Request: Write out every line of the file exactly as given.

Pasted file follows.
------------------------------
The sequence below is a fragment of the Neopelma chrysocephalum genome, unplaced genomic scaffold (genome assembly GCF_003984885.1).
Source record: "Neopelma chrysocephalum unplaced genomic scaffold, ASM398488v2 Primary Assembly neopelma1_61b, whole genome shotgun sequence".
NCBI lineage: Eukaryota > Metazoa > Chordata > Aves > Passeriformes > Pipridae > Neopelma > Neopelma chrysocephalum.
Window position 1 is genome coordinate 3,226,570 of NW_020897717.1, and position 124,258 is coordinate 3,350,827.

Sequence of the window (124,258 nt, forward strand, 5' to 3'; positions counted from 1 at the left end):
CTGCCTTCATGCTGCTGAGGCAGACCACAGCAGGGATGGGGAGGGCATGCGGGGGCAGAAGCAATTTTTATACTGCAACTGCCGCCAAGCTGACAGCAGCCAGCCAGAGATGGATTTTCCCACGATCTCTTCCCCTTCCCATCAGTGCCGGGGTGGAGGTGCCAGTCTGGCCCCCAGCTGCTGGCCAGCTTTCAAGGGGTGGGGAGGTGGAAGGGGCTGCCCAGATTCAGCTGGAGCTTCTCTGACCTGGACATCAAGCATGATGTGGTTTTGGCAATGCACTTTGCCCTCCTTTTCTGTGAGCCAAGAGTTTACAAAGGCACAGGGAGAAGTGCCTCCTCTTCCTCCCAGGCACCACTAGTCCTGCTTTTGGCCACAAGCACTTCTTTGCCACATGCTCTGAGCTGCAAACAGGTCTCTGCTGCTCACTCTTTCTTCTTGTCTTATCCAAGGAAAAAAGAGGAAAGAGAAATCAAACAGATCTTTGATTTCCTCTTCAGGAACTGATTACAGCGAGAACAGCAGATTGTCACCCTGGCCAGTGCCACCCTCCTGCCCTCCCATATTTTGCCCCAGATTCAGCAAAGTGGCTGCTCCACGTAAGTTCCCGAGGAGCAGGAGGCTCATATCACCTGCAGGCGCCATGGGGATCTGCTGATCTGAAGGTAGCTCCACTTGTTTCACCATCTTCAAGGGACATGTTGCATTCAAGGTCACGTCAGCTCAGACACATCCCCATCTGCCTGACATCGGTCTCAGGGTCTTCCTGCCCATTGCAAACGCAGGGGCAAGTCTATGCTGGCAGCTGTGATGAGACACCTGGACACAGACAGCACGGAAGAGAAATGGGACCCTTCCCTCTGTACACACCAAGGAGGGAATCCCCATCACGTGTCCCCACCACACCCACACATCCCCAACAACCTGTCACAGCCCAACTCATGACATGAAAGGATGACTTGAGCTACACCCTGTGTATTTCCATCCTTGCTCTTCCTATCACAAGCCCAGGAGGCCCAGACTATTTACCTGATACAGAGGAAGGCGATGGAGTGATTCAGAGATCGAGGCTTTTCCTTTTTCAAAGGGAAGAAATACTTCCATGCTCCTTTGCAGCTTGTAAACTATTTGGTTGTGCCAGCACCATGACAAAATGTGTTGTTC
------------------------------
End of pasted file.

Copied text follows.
The sequence below is a fragment of the Neopelma chrysocephalum genome, unplaced genomic scaffold (genome assembly GCF_003984885.1).
Source record: "Neopelma chrysocephalum unplaced genomic scaffold, ASM398488v2 Primary Assembly neopelma1_61b, whole genome shotgun sequence".
NCBI lineage: Eukaryota > Metazoa > Chordata > Aves > Passeriformes > Pipridae > Neopelma > Neopelma chrysocephalum.
Window position 1 is genome coordinate 3,226,570 of NW_020897717.1, and position 124,258 is coordinate 3,350,827.

Sequence of the window (124,258 nt, forward strand, 5' to 3'; positions counted from 1 at the left end):
CTGCCTTCATGCTGCTGAGGCAGACCACAGCAGGGATGGGGAGGGCATGCGGGGGCAGAAGCAATTTTTATACTGCAACTGCCGCCAAGCTGACAGCAGCCAGCCAGAGATGGATTTTCCCACGATCTCTTCCCCTTCCCATCAGTGCCGGGGTGGAGGTGCCAGTCTGGCCCCCAGCTGCTGGCCAGCTTTCAAGGGGTGGGGAGGTGGAAGGGGCTGCCCAGATTCAGCTGGAGCTTCTCTGACCTGGACATCAAGCATGATGTGGTTTTGGCAATGCACTTTGCCCTCCTTTTCTGTGAGCCAAGAGTTTACAAAGGCACAGGGAGAAGTGCCTCCTCTTCCTCCCAGGCACCACTAGTCCTGCTTTTGGCCACAAGCACTTCTTTGCCACATGCTCTGAGCTGCAAACAGGTCTCTGCTGCTCACTCTTTCTTCTTGTCTTATCCAAGGAAAAAAGAGGAAAGAGAAATCAAACAGATCTTTGATTTCCTCTTCAGGAACTGATTACAGCGAGAACAGCAGATTGTCACCCTGGCCAGTGCCACCCTCCTGCCCTCCCATATTTTGCCCCAGATTCAGCAAAGTGGCTGCTCCACGTAAGTTCCCGAGGAGCAGGAGGCTCATATCACCTGCAGGCGCCATGGGGATCTGCTGATCTGAAGGTAGCTCCACTTGTTTCACCATCTTCAAGGGACATGTTGCATTCAAGGTCACGTCAGCTCAGACACATCCCCATCTGCCTGACATCGGTCTCAGGGTCTTCCTGCCCATTGCAAACGCAGGGGCAAGTCTATGCTGGCAGCTGTGATGAGACACCTGGACACAGACAGCACGGAAGAGAAATGGGACCCTTCCCTCTGTACACACCAAGGAGGGAATCCCCATCACGTGTCCCCACCACACCCACACATCCCCAACAACCTGTCACAGCCCAACTCATGACATGAAAGGATGACTTGAGCTACACCCTGTGTATTTCCATCCTTGCTCTTCCTATCACAAGCCCAGGAGGCCCAGACTATTTACCTGATACAGAGGAAGGCGATGGAGTGATTCAGAGATCGAGGCTTTTCCTTTTTCAAAGGGAAGAAATACTTCCATGCTCCTTTGCAGCTTGTAAACTATTTGGTTGTGCCAGCACCATGACAAAATGTGTTGTTC